In the ensuing decades, as interest in vintage cards rose dramatically, the 1970 Topps set began to be recognized as one of the most aesthetically pleasing issues ever made. The saturated colors, sharp focus photography, and roomy layouts made each card a true work of miniature art. Top rookie and star cards steadily increased in value as the 1970s collector base aged into adulthood with disposable income. In pristine graded gem mint condition, an iconic card like a Reggie Jackson or Johnny Bench rookie can now sell for tens of thousands of dollars.

As one of the most famous “oddball” sets due to breaking tradition by radically inflating dimensions, 1970 Topps remains a unique and captivating chapter in baseball card history. It showed initiative by Topps to try bolstering interest through unconventional product presentation. While unorthodox at the time of issue, the oversized format is now hailed as a turning point that raised design standards and helped cement the 1970s as a golden age which modern issues still look to emulate. For these reasons, the 1970 Topps baseball card set endures as one of the set’s most storied and visually striking releases of all time.


The 1970s was an iconic decade for baseball cards. Following the surge in popularity that baseball cards experienced in the late 1960s, the 1970s saw the hobby reach new heights. Several notable developments and trends emerged during this decade that shaped the baseball card collecting landscape for generations to come.

At the start of the 1970s, the main producers of baseball cards were Topps, Fleer, and Kellogg’s. Topps had dominated the market since the 1950s and was still the undisputed industry leader. However, Fleer began issuing competitive sets in 1964 and was gaining ground. In 1971, Fleer produced its most acclaimed and valuable set to date. The “Fleer tradition” set showcased players’ faces in color for the first time. These innovative cards are highly sought after by collectors today.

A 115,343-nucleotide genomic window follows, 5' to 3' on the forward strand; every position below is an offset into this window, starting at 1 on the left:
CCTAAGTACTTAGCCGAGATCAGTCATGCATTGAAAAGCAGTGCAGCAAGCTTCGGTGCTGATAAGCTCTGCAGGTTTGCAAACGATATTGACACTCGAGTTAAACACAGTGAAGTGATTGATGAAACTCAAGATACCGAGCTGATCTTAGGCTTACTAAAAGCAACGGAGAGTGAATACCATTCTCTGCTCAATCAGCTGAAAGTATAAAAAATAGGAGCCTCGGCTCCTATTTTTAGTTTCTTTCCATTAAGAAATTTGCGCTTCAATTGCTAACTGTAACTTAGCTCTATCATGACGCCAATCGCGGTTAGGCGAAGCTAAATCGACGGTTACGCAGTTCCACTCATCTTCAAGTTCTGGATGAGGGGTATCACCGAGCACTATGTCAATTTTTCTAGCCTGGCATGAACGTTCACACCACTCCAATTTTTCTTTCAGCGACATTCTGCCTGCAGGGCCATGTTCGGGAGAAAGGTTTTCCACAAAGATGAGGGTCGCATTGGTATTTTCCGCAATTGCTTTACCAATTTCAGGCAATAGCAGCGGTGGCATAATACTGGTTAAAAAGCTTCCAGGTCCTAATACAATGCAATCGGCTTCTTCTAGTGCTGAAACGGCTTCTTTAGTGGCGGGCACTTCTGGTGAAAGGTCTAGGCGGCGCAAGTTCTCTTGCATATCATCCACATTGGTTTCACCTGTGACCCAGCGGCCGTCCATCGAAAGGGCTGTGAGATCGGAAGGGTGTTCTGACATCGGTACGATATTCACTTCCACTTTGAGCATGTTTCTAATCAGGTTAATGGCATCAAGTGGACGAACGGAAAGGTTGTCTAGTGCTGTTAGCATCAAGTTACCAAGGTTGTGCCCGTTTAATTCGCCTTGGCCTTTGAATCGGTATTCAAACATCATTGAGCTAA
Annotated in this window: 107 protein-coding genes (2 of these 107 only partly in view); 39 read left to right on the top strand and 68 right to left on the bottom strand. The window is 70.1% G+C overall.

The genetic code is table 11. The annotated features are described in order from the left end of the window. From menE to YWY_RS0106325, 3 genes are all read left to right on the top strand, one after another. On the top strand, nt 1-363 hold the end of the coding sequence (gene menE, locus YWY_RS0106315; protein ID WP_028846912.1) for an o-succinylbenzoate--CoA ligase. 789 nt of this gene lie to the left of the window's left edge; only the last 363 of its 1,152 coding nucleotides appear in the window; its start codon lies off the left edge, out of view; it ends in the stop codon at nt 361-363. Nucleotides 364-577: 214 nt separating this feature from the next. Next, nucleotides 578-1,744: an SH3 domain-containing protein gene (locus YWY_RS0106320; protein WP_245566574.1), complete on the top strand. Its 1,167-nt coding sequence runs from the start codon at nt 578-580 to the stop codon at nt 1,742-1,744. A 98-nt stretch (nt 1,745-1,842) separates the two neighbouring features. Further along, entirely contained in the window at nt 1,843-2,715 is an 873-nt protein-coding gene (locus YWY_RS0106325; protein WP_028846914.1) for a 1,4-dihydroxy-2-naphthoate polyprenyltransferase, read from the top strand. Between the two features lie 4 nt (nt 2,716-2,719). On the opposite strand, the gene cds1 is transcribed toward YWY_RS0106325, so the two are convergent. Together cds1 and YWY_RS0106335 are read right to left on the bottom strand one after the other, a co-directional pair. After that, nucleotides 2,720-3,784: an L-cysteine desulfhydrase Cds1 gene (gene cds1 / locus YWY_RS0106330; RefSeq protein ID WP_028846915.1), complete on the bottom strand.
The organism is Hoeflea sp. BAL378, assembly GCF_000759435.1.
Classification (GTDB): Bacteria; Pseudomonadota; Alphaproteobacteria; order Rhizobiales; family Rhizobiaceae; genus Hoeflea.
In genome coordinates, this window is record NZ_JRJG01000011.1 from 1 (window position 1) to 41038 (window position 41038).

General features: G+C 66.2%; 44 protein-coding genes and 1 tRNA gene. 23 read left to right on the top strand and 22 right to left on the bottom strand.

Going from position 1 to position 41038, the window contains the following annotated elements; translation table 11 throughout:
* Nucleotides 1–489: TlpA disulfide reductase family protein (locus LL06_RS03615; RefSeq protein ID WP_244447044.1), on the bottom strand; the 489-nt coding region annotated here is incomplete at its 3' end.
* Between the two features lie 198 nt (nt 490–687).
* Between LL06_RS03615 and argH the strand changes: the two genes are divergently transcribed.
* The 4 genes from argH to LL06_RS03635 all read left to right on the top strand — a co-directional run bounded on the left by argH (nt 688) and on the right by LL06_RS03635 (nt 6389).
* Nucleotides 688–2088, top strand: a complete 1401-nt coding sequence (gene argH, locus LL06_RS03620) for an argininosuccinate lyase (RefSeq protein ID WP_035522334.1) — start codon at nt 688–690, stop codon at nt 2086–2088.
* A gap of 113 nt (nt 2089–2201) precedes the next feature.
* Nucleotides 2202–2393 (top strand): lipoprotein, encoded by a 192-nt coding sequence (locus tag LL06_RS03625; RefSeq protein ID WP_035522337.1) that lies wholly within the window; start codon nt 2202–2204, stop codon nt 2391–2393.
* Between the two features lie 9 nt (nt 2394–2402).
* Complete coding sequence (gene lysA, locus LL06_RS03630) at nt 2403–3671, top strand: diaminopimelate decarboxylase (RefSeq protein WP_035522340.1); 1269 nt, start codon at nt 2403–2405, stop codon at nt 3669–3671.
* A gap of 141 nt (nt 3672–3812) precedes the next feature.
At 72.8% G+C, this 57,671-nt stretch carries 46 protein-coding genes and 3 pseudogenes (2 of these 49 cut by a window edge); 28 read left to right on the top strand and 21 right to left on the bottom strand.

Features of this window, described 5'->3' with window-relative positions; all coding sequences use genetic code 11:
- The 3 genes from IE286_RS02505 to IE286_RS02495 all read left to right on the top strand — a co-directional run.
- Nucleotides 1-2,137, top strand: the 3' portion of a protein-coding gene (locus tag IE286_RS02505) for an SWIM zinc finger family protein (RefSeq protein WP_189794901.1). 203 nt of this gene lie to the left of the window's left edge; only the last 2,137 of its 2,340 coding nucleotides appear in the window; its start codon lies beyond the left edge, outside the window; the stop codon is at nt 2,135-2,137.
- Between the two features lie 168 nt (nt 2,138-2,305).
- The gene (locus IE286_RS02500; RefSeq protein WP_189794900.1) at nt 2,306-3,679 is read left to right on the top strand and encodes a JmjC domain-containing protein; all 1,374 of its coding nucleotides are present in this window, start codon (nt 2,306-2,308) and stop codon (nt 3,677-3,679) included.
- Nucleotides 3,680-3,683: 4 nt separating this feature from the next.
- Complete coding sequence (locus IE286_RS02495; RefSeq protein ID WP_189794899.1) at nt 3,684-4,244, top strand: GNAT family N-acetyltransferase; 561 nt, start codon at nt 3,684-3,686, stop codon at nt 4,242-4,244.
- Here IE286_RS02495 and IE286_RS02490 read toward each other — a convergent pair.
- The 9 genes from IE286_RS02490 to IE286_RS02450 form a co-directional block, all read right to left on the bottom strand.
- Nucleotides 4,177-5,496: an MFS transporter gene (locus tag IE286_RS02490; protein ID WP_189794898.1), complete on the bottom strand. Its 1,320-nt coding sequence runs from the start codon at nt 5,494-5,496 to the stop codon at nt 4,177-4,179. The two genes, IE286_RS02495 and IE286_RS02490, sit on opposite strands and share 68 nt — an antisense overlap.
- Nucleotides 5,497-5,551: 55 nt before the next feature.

In 1972, Kellogg’s entered the baseball card market with its “3-D” baseball card sets inserted in cereal boxes. These thick cardboard cards featured raised 3D images and were a huge hit with kids. Kellogg’s 3-D sets from 1972-1974 are still popular with collectors for their novel design and player selection. The same year, Topps issued its first design change in over a decade with the introduction of action player photos instead of portraits.

A major development occurred in 1973 when the Major League Baseball Players Association was formed. For the first time, players had collective bargaining rights regarding the use of their names and images on trading cards. This allowed for significantly higher royalties to players and more restrictive licensing deals between card manufacturers and MLB/MLBPA. Card production costs increased as a result.

In 1974, Topps lost its monopoly when the United States Court of Appeals ruled that its exclusive agreement with MLB was invalid. This opened the door for new competitors. In 1975, Donruss debuted as the first competitor to Topps in over a decade. Donruss cards had a more modern and colorful design compared to Topps. Their rookie cards of future Hall of Famers like George Brett are highly valued today.

1976 was a banner year for new baseball card companies. Along with Donruss for their second year, newcomers like Fleer, Kellogg’s, and SSPC joined the annual card race. This marked the first time multiple card manufacturers produced cards in the same year with licenses from MLB. The increased competition led to innovative designs, player bonuses, and more aggressive marketing from all companies.

In 1977, Topps regained some ground by signing an exclusive agreement with the MLBPA, barring other companies from using active major leaguers’ names or stats on cards for that year. Their rivals had to resort to creative workarounds like Ken Griffey Sr. instead of Jr. The era of the modern baseball card industry was now in full swing.